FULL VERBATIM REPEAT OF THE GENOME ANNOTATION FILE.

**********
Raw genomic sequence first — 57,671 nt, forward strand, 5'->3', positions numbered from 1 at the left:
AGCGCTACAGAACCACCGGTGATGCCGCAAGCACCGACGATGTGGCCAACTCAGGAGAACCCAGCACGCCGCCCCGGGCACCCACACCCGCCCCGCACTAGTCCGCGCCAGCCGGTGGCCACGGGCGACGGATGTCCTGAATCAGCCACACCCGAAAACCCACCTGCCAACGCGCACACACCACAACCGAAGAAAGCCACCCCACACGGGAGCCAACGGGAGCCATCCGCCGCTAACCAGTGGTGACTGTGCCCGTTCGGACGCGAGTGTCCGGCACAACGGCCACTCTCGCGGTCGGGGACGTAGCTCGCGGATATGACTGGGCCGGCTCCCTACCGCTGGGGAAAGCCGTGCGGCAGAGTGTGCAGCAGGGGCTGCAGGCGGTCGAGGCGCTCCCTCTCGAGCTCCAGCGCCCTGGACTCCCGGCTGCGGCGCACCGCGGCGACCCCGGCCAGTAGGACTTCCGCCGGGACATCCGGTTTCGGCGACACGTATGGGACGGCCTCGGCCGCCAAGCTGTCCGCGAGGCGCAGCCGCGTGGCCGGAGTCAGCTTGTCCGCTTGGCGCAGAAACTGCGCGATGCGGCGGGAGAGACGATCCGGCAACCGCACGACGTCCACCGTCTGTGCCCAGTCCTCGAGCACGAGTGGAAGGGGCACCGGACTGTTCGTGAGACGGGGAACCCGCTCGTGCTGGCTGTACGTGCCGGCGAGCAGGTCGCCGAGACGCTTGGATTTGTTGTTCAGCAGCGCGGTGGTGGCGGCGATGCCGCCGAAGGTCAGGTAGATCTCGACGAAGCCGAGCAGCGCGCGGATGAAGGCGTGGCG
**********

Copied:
Raw genomic sequence first — 57,671 nt, forward strand, 5'->3', positions numbered from 1 at the left:
AGCGCTACAGAACCACCGGTGATGCCGCAAGCACCGACGATGTGGCCAACTCAGGAGAACCCAGCACGCCGCCCCGGGCACCCACACCCGCCCCGCACTAGTCCGCGCCAGCCGGTGGCCACGGGCGACGGATGTCCTGAATCAGCCACACCCGAAAACCCACCTGCCAACGCGCACACACCACAACCGAAGAAAGCCACCCCACACGGGAGCCAACGGGAGCCATCCGCCGCTAACCAGTGGTGACTGTGCCCGTTCGGACGCGAGTGTCCGGCACAACGGCCACTCTCGCGGTCGGGGACGTAGCTCGCGGATATGACTGGGCCGGCTCCCTACCGCTGGGGAAAGCCGTGCGGCAGAGTGTGCAGCAGGGGCTGCAGGCGGTCGAGGCGCTCCCTCTCGAGCTCCAGCGCCCTGGACTCCCGGCTGCGGCGCACCGCGGCGACCCCGGCCAGTAGGACTTCCGCCGGGACATCCGGTTTCGGCGACACGTATGGGACGGCCTCGGCCGCCAAGCTGTCCGCGAGGCGCAGCCGCGTGGCCGGAGTCAGCTTGTCCGCTTGGCGCAGAAACTGCGCGATGCGGCGGGAGAGACGATCCGGCAACCGCACGACGTCCACCGTCTGTGCCCAGTCCTCGAGCACGAGTGGAAGGGGCACCGGACTGTTCGTGAGACGGGGAACCCGCTCGTGCTGGCTGTACGTGCCGGCGAGCAGGTCGCCGAGACGCTTGGATTTGTTGTTCAGCAGCGCGGTGGTGGCGGCGATGCCGCCGAAGGTCAGGTAGATCTCGACGAAGCCGAGCAGCGCGCGGATGAAGGCGTGGCG